As I made my way around this year’s gathering and talked to people from all walks of life, I patted myself on the back for bringing my son to such an amazing event, but I also worried that if he couldn’t fit in at Firefly, where everyone is invited and embraced, he was going to have a really hard time fitting in anywhere.
In my son’s defense, there are plenty of reasons for his anxiety. I talk about climate change so often that “carbon footprint” and “sea-level rise” have become a regular part of his vocabulary. I can also be prone to bad dad moments, such as when I discovered that I’d only packed him one shirt for Firefly — and that one got soaked pretty early.
Oh, yeah, the weather. If my son and I hadn’t enjoyed ourselves at this year’s gathering, it would have been easy to blame the 8 inches of rain that hit Deerfields that week. It rained so much that whenever it briefly receded to a drizzle, it almost felt as if the sun had come out. By the third day, people started referring to the event as “Rainfly,” and the joke never failed to get a laugh.
Remarkably, though, not a single person I met at Firefly complained about the weather, and many went out of their way to help others because of the trying conditions. For example, two young women from Wilmington helped my son and me load our gear onto the shuttle that ferried us to the campground during a downpour.
That was just one of many magical moments we enjoyed at this year’s gathering. Another occurred right after my son and I had finished eating some tacos made with quinoa tortillas from The Garden food truck. We were looking for a place to discard our trash when a woman, taking the “Leave no trace” philosophy to a beautiful extreme, swooped in and insisted on reusing our forks.
Yet another occurred after our Thursday lunch, when I decided to skip the afternoon classes and roam Deerfields with my son instead. At a site known as “the farm,” we met Barnardsville-based farmer Amanda Coxe and her small herd of goats. My son latched onto Coxe’s daughter, who led us to Jeff Gottlieb’s trade blanket in a tent close to the pavilion. The trade blanket is a reenactment of the way fur trappers and Native Americans used to barter. When it’s your turn, you place the items you’re looking to trade in the center of the blanket, and everyone gets a chance to bid on them by adding their own possessions into the mix. In one of the more exciting exchanges, we watched a little boy trade a small jar of honey and a beeswax candle for a beaver’s foot and the scapula of a deer because, the boy admitted, “I want to paddle my sister with the bone.”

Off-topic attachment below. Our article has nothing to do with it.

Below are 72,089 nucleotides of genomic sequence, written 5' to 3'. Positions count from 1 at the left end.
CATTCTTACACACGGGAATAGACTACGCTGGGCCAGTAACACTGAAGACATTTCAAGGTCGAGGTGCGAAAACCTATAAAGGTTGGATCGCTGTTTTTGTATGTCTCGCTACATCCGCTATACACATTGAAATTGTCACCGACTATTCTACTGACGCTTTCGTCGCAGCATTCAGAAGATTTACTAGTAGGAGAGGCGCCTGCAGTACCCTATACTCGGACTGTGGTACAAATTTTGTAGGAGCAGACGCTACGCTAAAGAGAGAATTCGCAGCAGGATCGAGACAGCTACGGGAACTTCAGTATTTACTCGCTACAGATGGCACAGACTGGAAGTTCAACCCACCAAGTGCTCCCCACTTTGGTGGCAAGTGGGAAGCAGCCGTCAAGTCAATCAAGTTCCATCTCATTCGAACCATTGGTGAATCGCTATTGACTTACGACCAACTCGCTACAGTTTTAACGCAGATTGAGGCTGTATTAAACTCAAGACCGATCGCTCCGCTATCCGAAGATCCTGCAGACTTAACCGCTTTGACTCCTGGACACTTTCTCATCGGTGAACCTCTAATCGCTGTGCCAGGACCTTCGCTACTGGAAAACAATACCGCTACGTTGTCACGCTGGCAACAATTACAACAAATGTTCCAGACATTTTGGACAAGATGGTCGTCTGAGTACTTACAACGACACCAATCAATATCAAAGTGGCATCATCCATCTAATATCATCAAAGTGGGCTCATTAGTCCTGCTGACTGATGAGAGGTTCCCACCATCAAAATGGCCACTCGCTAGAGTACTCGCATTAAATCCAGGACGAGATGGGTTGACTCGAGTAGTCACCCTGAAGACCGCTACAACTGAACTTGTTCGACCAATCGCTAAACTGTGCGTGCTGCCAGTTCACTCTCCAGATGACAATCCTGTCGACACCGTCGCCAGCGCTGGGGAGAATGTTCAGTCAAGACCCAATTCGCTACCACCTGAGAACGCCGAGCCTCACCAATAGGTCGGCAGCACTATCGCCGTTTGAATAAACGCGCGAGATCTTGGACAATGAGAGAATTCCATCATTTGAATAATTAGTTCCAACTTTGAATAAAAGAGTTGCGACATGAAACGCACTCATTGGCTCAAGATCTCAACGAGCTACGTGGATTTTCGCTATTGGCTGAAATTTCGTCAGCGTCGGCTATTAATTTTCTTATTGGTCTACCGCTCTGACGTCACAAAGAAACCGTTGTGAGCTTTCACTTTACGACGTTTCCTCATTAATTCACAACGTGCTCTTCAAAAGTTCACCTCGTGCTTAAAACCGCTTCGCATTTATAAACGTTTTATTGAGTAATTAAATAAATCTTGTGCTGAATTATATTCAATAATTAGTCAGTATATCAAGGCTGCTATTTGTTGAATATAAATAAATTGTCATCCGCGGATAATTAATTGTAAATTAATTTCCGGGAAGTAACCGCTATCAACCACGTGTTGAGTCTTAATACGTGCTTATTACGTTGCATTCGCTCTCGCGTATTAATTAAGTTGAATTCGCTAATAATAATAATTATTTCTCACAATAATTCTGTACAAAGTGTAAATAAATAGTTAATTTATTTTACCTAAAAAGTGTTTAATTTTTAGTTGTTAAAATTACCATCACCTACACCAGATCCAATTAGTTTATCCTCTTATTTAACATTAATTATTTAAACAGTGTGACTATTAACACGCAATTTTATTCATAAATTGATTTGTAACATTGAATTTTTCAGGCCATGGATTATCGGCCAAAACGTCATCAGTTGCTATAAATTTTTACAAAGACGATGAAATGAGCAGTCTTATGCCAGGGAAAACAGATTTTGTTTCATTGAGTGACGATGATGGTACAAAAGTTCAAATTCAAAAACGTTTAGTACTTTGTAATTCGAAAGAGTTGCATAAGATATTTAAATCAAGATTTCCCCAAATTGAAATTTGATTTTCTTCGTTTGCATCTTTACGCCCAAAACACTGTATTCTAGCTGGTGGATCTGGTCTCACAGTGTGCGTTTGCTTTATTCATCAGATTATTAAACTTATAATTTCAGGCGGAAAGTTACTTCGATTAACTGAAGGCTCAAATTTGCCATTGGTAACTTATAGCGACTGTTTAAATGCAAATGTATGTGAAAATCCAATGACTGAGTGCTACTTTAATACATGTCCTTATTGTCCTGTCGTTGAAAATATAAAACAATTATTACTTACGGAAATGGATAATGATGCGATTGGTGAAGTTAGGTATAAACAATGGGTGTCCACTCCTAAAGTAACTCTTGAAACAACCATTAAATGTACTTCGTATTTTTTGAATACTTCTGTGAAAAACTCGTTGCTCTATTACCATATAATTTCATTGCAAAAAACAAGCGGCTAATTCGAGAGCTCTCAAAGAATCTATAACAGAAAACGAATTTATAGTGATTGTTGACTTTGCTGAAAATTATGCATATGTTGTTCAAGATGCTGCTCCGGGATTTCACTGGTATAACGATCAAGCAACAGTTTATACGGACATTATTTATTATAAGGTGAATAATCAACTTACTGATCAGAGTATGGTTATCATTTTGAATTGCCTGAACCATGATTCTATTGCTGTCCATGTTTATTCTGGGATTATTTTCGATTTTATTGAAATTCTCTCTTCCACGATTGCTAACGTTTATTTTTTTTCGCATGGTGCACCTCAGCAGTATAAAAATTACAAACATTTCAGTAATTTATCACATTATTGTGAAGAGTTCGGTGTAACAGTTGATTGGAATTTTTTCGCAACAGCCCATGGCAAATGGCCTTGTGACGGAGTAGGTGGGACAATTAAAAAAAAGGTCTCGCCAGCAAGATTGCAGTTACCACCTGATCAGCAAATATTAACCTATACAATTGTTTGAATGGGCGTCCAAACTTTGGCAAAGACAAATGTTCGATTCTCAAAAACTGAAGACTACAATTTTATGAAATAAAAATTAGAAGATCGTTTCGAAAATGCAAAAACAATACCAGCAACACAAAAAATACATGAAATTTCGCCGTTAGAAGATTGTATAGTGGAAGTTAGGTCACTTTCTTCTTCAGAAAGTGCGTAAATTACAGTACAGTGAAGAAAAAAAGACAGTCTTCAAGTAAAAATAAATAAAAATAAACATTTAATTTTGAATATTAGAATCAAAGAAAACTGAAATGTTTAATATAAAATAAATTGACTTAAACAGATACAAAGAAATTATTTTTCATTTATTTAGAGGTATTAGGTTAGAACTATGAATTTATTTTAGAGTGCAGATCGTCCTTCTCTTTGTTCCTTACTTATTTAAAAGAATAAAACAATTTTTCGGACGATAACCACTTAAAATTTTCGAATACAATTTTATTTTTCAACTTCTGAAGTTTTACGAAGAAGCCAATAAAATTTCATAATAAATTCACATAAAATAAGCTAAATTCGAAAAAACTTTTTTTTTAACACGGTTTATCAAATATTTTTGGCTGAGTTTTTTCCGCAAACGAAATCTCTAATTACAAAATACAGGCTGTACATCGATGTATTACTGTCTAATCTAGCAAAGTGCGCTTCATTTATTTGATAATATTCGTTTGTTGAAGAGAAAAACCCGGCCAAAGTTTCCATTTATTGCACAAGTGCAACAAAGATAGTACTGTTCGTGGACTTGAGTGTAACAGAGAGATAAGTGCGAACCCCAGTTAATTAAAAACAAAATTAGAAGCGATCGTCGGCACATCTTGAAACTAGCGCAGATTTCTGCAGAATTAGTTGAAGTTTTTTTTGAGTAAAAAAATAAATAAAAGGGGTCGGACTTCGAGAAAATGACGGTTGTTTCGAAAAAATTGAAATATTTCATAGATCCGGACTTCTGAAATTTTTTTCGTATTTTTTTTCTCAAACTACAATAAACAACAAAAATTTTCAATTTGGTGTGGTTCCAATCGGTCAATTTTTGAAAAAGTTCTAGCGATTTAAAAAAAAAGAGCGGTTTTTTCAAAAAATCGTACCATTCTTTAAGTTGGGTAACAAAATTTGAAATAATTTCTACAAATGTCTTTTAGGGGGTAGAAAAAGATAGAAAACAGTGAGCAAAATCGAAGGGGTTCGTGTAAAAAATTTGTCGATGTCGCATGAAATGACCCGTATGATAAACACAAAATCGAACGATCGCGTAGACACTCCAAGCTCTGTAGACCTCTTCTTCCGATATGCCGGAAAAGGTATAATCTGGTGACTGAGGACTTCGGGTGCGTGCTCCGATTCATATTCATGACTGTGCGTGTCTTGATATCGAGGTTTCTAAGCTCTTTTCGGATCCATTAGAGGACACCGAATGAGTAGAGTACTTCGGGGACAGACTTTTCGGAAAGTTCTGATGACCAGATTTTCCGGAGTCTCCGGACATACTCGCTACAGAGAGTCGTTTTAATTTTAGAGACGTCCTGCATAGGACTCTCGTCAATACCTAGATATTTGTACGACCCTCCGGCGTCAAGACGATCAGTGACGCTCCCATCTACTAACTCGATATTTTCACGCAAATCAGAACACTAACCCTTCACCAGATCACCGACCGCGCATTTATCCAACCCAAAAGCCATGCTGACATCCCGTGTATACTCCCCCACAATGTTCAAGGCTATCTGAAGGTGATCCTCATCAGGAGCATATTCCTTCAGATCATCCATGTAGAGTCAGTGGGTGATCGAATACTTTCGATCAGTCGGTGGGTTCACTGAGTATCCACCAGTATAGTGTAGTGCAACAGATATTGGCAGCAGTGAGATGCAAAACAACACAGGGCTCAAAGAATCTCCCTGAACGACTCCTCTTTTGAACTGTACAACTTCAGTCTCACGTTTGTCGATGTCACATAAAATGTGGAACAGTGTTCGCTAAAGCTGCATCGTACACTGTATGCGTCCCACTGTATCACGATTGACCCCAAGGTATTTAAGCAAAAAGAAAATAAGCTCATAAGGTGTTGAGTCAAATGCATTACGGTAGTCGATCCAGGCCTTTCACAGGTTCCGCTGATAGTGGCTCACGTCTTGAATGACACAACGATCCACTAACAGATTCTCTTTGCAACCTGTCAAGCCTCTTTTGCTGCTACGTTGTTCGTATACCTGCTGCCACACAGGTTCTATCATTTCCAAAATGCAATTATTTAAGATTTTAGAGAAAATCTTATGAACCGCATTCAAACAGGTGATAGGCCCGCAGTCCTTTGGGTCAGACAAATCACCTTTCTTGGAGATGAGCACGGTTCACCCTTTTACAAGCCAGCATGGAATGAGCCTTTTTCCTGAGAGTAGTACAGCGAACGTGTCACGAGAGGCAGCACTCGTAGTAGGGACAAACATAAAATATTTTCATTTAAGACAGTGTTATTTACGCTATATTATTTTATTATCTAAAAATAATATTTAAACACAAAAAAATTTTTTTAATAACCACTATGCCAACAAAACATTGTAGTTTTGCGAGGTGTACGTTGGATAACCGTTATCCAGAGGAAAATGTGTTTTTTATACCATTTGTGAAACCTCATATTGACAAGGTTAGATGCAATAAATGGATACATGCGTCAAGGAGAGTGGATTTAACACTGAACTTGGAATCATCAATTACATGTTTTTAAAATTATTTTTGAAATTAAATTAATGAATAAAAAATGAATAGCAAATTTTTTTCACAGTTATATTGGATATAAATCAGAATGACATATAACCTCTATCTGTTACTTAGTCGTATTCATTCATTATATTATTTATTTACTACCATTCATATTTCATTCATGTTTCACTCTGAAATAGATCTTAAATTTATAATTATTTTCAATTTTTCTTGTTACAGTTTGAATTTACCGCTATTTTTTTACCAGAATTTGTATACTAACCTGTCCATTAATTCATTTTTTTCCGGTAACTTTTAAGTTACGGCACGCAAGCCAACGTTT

The last magical moment I enjoyed, the one I’ll look back on with the most fondness, occurred after Thursday’s dinner, when my son and I went to see what was happening at the pavilion. A folk band was playing, but thanks to a brief respite from the rain, a bunch of people began hanging out in the adjacent field, practically giddy.
Suddenly, a game of tag broke out, with about 30 adults treating a handful of kids to the time of their lives. I recognized a few faces. There was Katie Costanzo, one of the instructors from the Youth Village, and instructor Elijah Strongheart, whose tracking class I’d taken and loved. Many of the kids I’d also seen time and again at the Youth Village.
And then I spotted him. There in the middle of the scrum, running and laughing with his shoes kicked off and his hair flying behind him, was my son.